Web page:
15 January 2019

Review: Dead Heat by Peter Cotton

Dead Heat by Peter Cotton cover
* Copy courtesy of Scribe Publications *

When I learned Dead Heat by Australian author Peter Cotton was set in and around Jervis Bay and an AFP Detective would be liaising with a senior intelligence officer from the Royal Australian Navy (RAN), I was hooked. Most readers here won't know this, but I served in the RAN and attended many courses at the 'nearby naval base' HMAS Creswell mentioned in the blurb. Naturally I thought this book would be an awesome cross-over between my love of books and Australian crime writing and my own personal history.

Unfortunately it contained far too many inaccuracies and inconsistencies and was a disappointing read for me. Here are some examples.

A Commander on Page 52 is described as having 'four gold stripes on each shoulder' and wearing 'five lines of ribbons on the right side of his chest.' 

It's clear to me the author hasn't done enough research. Firstly, a quick online search would have shown the author - and the proofreader or editor - that a Commander has three stripes and a Captain has four. Secondly, medals and ribbons are worn on the left side of the chest, not the right. Furthermore, Australians don't have rows or lines of ribbons, that'd be the Americans.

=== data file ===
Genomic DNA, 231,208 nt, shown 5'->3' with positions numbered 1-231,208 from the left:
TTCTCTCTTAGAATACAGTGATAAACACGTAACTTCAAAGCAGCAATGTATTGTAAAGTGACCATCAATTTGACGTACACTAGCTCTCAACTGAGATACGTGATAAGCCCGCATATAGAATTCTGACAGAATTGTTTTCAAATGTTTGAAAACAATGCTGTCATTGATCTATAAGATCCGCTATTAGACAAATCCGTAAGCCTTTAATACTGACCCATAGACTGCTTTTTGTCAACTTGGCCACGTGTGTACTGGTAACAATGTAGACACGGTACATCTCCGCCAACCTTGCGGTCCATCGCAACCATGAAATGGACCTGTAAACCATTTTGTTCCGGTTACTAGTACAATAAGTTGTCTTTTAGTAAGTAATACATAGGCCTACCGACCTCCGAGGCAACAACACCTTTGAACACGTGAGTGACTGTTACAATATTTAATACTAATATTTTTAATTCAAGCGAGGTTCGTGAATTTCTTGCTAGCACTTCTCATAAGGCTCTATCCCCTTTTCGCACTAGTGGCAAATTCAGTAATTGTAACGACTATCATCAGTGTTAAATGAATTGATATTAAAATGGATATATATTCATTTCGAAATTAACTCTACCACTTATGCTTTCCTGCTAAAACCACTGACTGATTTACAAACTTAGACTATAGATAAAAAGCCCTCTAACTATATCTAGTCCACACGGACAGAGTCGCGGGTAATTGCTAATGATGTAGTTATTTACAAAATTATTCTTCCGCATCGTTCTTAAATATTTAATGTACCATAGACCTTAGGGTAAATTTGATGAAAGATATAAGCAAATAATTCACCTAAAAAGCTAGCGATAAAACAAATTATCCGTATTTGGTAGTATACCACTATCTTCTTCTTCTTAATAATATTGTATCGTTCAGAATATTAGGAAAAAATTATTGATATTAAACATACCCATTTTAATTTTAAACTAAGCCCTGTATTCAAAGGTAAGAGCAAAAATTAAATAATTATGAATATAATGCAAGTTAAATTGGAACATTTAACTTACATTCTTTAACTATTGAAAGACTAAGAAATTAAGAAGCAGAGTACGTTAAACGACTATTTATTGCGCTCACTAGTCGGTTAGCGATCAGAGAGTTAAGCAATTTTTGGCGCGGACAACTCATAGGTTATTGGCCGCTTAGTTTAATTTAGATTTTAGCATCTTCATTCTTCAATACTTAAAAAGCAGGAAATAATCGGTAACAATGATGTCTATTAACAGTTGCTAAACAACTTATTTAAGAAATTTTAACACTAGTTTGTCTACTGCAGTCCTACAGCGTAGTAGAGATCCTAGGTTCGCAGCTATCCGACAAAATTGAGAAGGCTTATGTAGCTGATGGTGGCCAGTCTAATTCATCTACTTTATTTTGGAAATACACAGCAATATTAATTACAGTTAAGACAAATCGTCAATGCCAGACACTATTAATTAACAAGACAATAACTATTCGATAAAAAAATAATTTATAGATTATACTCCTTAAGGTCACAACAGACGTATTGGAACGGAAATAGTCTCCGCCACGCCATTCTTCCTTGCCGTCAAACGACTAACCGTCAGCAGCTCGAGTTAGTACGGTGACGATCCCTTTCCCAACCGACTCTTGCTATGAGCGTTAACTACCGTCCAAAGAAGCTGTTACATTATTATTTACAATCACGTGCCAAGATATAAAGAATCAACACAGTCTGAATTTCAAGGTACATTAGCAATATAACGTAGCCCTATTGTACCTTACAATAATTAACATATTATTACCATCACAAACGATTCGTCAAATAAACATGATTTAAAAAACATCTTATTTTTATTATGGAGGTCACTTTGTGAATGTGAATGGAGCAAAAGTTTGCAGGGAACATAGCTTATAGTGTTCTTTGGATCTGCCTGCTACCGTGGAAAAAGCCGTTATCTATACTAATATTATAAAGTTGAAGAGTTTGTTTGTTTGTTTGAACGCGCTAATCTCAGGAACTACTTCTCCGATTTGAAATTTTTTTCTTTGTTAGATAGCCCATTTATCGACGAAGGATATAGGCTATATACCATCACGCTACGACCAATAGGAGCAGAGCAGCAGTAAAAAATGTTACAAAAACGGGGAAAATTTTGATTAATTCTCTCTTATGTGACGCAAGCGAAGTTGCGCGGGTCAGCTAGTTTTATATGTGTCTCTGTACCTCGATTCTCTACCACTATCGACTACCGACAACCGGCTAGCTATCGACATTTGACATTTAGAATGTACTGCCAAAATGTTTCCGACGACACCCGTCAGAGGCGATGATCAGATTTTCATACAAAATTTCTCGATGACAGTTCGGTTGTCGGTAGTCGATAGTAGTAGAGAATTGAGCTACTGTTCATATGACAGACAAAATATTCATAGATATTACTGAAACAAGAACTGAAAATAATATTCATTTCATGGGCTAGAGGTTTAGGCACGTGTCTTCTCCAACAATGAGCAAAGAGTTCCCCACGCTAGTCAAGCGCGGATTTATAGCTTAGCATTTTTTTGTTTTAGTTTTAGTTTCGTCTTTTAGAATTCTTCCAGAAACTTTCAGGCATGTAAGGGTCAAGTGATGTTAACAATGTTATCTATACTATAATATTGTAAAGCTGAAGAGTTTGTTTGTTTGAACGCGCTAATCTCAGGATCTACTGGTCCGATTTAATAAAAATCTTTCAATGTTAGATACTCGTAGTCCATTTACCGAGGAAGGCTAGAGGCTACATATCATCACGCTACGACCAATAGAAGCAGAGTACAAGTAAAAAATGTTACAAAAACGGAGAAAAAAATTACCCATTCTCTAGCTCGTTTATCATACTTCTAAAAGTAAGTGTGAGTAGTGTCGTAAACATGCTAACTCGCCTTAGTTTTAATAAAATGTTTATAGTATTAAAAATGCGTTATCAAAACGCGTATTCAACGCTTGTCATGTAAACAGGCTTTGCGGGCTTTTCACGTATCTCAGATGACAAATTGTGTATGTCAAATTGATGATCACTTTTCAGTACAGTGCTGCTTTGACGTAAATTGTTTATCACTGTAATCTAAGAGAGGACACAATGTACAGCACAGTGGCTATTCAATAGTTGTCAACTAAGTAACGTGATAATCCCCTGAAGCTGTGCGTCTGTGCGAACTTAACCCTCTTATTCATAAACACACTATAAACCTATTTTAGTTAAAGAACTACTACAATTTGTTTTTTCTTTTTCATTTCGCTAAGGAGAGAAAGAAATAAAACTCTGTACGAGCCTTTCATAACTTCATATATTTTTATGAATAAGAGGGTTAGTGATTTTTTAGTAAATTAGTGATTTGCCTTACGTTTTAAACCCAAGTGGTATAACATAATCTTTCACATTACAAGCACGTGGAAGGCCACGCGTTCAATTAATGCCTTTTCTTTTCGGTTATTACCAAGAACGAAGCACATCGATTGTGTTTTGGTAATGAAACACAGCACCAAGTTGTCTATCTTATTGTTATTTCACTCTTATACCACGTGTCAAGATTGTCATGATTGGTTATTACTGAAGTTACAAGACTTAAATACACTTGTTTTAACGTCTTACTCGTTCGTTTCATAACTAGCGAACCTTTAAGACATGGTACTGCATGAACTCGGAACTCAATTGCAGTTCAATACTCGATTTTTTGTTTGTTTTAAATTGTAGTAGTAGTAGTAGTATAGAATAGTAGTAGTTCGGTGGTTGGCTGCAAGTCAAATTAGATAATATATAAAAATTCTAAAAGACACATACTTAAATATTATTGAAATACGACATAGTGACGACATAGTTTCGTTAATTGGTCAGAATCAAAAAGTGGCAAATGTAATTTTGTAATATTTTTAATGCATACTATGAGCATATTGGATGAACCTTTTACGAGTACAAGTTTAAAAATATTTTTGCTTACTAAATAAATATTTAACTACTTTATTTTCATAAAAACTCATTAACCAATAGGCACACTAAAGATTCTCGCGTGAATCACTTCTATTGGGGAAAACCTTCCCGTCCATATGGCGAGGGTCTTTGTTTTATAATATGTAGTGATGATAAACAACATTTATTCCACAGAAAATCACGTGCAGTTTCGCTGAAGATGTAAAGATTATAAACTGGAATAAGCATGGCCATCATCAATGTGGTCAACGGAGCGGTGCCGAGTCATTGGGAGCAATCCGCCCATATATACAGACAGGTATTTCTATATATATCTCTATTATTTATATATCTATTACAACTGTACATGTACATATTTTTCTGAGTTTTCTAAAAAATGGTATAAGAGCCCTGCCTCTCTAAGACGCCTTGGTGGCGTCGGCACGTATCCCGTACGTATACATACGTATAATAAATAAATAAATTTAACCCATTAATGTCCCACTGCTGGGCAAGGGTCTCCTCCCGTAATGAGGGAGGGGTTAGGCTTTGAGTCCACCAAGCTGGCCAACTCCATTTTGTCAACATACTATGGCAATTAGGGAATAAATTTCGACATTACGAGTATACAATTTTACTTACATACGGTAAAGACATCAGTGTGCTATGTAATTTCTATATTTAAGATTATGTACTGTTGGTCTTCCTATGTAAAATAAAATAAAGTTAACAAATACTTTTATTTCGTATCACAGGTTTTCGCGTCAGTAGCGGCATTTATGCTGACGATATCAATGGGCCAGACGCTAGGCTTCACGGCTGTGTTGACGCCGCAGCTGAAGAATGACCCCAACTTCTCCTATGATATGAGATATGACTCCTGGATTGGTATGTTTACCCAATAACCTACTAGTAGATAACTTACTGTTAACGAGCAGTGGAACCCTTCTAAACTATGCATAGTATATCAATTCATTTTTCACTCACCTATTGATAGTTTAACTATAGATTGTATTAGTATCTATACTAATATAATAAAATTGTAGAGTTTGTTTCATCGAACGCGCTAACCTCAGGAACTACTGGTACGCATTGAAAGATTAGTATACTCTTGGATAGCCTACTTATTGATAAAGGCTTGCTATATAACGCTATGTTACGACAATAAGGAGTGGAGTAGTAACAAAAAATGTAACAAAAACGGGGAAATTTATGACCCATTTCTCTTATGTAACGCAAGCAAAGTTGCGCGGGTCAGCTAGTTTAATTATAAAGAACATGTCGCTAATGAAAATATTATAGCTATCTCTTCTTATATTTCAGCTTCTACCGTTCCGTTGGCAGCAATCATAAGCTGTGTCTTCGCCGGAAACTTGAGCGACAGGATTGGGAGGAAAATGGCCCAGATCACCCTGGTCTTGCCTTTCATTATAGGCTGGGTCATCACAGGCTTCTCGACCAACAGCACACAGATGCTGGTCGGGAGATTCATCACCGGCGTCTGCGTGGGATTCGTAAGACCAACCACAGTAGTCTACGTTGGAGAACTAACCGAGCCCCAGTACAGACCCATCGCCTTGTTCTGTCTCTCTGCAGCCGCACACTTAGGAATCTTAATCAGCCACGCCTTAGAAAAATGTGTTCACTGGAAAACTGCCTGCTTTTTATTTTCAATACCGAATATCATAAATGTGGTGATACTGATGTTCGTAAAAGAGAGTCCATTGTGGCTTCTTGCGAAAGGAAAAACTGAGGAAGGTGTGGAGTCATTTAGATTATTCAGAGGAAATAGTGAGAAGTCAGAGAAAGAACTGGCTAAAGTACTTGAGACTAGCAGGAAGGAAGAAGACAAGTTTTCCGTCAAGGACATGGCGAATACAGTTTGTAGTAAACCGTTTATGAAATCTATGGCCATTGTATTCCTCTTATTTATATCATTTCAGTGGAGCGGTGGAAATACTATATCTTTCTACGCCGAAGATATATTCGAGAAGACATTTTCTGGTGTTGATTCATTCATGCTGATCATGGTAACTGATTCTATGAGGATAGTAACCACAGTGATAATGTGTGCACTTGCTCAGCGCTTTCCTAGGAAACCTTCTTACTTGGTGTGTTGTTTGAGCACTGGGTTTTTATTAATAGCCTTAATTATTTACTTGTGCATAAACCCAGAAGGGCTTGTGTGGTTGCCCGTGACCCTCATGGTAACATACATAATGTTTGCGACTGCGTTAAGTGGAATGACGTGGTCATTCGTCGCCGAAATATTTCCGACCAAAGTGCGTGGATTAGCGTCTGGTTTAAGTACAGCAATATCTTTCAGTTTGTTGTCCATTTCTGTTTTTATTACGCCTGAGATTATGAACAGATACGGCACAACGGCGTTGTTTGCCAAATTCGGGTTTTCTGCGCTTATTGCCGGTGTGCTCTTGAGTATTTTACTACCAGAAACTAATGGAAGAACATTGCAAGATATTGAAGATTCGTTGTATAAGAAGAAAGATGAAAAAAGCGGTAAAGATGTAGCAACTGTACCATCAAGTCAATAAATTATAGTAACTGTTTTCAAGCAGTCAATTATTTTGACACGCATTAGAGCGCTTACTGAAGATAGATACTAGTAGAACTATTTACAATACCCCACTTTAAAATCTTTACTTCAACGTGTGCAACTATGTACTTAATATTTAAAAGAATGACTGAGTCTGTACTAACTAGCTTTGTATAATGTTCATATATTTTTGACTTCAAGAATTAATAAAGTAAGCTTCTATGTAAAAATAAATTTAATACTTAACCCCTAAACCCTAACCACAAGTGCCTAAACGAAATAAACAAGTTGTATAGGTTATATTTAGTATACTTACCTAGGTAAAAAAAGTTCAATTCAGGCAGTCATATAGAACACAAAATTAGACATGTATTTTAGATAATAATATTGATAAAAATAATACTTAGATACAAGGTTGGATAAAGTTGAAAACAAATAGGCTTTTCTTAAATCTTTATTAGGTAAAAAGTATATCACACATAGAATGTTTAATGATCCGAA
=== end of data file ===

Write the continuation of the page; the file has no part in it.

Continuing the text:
If that wasn't enough, our main character calls him Captain on the very next page. Argh! There were also several inaccuracies surrounding the landscape and terrain of the area.

Unfortunately, these errors continue all the way through the novel. A sailor mentioned on page 140 is called Sergeant on page 151. What the hell? Now we're confusing the Army and the Navy? Here's another tip: a Lieutenant going about his daily duties would not be 'dripping in gold braid' on page 227.

I'm of the firm opinion that this author would benefit from reading a couple of novels by fellow Aussie writer Matthew Reilly who is able to write the kind of fast-moving action scenes and military interactions Cotton seems to be striving for here.

The setting at Jervis Bay is what originally drew me to this book. The plethora of elements in the plot, including: aboriginal land rights, unrest in Indonesia, bikie gangs in the desert, nuclear weapons, Navy, AFP and spooks were just excessive and didn't gel together. 

It's always a pleasure to read a new-to-me Australian author, but sadly Dead Heat fell short for me. Dead Heat is the second in the Detective Darren Glass series and it can easily be read as a stand alone.

My rating = *

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